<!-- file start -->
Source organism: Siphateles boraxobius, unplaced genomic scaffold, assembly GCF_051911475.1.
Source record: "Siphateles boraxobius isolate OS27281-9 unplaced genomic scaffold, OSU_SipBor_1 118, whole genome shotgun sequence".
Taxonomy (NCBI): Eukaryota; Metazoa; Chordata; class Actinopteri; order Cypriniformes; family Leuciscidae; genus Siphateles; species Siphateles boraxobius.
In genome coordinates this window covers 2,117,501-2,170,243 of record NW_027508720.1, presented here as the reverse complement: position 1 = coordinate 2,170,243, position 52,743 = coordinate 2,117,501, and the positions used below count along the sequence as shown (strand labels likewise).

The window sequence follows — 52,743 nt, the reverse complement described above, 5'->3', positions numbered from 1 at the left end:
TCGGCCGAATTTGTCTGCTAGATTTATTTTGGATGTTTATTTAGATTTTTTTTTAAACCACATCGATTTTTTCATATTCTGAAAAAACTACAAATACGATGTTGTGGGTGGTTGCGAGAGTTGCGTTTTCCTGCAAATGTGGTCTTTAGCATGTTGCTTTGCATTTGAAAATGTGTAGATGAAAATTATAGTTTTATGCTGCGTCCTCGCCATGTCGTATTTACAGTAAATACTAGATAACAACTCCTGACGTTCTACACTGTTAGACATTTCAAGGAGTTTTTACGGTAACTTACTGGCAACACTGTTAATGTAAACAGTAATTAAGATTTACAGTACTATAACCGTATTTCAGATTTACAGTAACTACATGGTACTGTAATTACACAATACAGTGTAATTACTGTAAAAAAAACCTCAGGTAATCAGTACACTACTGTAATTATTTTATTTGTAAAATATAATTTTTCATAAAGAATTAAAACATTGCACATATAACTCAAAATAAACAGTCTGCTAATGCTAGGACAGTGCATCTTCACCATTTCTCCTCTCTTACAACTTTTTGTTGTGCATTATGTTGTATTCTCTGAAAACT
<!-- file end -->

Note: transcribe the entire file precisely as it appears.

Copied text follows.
Source organism: Siphateles boraxobius, unplaced genomic scaffold, assembly GCF_051911475.1.
Source record: "Siphateles boraxobius isolate OS27281-9 unplaced genomic scaffold, OSU_SipBor_1 118, whole genome shotgun sequence".
Taxonomy (NCBI): Eukaryota; Metazoa; Chordata; class Actinopteri; order Cypriniformes; family Leuciscidae; genus Siphateles; species Siphateles boraxobius.
In genome coordinates this window covers 2,117,501-2,170,243 of record NW_027508720.1, presented here as the reverse complement: position 1 = coordinate 2,170,243, position 52,743 = coordinate 2,117,501, and the positions used below count along the sequence as shown (strand labels likewise).

The window sequence follows — 52,743 nt, the reverse complement described above, 5'->3', positions numbered from 1 at the left end:
TCGGCCGAATTTGTCTGCTAGATTTATTTTGGATGTTTATTTAGATTTTTTTTTAAACCACATCGATTTTTTCATATTCTGAAAAAACTACAAATACGATGTTGTGGGTGGTTGCGAGAGTTGCGTTTTCCTGCAAATGTGGTCTTTAGCATGTTGCTTTGCATTTGAAAATGTGTAGATGAAAATTATAGTTTTATGCTGCGTCCTCGCCATGTCGTATTTACAGTAAATACTAGATAACAACTCCTGACGTTCTACACTGTTAGACATTTCAAGGAGTTTTTACGGTAACTTACTGGCAACACTGTTAATGTAAACAGTAATTAAGATTTACAGTACTATAACCGTATTTCAGATTTACAGTAACTACATGGTACTGTAATTACACAATACAGTGTAATTACTGTAAAAAAAACCTCAGGTAATCAGTACACTACTGTAATTATTTTATTTGTAAAATATAATTTTTCATAAAGAATTAAAACATTGCACATATAACTCAAAATAAACAGTCTGCTAATGCTAGGACAGTGCATCTTCACCATTTCTCCTCTCTTACAACTTTTTGTTGTGCATTATGTTGTATTCTCTGAAAACT